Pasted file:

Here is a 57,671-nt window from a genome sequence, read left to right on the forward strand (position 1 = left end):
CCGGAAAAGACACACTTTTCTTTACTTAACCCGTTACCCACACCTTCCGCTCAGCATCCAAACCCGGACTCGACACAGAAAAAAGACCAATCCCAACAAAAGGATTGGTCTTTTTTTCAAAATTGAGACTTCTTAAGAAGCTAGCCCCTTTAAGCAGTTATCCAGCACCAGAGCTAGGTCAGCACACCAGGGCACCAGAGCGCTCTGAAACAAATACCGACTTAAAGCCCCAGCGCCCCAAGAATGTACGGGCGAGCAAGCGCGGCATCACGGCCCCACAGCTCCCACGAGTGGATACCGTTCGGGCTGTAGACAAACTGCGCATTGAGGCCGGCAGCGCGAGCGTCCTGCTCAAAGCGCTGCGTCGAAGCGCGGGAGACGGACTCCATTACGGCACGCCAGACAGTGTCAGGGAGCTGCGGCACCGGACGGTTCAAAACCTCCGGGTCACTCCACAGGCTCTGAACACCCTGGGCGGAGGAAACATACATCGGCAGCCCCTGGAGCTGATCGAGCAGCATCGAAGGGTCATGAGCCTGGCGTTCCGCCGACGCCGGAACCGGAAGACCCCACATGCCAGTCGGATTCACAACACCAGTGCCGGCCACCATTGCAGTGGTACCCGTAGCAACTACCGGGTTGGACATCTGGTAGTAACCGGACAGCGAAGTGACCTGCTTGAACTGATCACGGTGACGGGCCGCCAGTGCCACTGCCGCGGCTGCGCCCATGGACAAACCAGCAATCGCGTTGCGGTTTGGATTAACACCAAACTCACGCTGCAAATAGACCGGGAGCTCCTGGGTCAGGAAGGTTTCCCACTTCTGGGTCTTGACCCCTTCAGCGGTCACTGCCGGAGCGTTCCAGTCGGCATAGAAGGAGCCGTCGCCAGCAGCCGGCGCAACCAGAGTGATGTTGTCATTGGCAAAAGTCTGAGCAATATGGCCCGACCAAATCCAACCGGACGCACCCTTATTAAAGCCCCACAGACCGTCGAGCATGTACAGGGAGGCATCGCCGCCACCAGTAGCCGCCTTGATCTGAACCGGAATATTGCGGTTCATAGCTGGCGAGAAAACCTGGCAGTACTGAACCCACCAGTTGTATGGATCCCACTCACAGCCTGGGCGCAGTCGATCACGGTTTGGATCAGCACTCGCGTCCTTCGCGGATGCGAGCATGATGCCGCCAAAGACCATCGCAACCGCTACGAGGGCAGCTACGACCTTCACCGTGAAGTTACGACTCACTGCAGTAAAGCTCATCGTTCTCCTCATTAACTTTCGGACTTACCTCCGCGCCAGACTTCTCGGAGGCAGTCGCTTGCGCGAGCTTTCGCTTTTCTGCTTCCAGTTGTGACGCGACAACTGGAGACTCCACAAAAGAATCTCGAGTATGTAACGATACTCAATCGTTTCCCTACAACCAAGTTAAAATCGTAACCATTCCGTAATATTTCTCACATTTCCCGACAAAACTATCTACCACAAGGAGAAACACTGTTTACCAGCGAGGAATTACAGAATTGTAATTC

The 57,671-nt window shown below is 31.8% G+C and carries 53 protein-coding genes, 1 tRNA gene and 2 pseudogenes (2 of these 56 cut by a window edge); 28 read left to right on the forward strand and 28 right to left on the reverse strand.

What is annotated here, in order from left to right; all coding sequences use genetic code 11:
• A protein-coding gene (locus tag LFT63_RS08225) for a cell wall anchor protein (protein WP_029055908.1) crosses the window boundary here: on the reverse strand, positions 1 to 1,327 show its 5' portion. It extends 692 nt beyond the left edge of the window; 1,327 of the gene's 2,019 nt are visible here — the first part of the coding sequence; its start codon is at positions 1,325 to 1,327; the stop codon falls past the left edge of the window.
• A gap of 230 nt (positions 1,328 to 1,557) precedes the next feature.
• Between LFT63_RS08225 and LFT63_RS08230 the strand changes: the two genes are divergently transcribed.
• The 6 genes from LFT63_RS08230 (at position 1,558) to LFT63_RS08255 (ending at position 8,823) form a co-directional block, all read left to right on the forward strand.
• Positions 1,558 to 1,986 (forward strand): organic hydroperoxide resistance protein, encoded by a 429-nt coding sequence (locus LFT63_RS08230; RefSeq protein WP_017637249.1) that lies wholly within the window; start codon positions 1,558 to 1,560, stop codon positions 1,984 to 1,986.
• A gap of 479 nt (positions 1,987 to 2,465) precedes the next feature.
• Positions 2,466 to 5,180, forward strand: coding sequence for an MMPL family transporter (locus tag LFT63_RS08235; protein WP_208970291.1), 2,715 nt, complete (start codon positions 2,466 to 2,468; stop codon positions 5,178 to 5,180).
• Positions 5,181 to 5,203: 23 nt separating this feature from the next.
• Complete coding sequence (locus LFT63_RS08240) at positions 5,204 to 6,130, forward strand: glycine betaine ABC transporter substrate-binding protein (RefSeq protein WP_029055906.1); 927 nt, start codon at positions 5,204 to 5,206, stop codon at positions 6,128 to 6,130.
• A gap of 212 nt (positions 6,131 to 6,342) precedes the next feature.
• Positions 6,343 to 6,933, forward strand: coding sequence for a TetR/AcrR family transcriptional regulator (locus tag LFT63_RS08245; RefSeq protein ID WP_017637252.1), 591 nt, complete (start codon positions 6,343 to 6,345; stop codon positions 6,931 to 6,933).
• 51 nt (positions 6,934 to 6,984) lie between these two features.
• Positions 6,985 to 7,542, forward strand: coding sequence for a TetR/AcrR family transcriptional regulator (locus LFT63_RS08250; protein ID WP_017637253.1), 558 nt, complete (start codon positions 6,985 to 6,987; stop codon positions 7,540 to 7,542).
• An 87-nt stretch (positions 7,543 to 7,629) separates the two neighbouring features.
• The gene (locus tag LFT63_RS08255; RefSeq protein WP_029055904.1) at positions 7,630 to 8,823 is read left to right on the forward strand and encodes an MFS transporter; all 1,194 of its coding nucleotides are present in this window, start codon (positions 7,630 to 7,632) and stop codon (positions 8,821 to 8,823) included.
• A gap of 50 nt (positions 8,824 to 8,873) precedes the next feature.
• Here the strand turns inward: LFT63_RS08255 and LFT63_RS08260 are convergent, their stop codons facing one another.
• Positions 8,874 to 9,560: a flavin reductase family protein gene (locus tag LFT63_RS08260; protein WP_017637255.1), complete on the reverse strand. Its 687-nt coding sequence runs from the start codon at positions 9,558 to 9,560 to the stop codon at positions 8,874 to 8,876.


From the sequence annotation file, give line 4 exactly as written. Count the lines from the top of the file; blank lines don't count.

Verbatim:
What is annotated here, in order from left to right; all coding sequences use genetic code 11: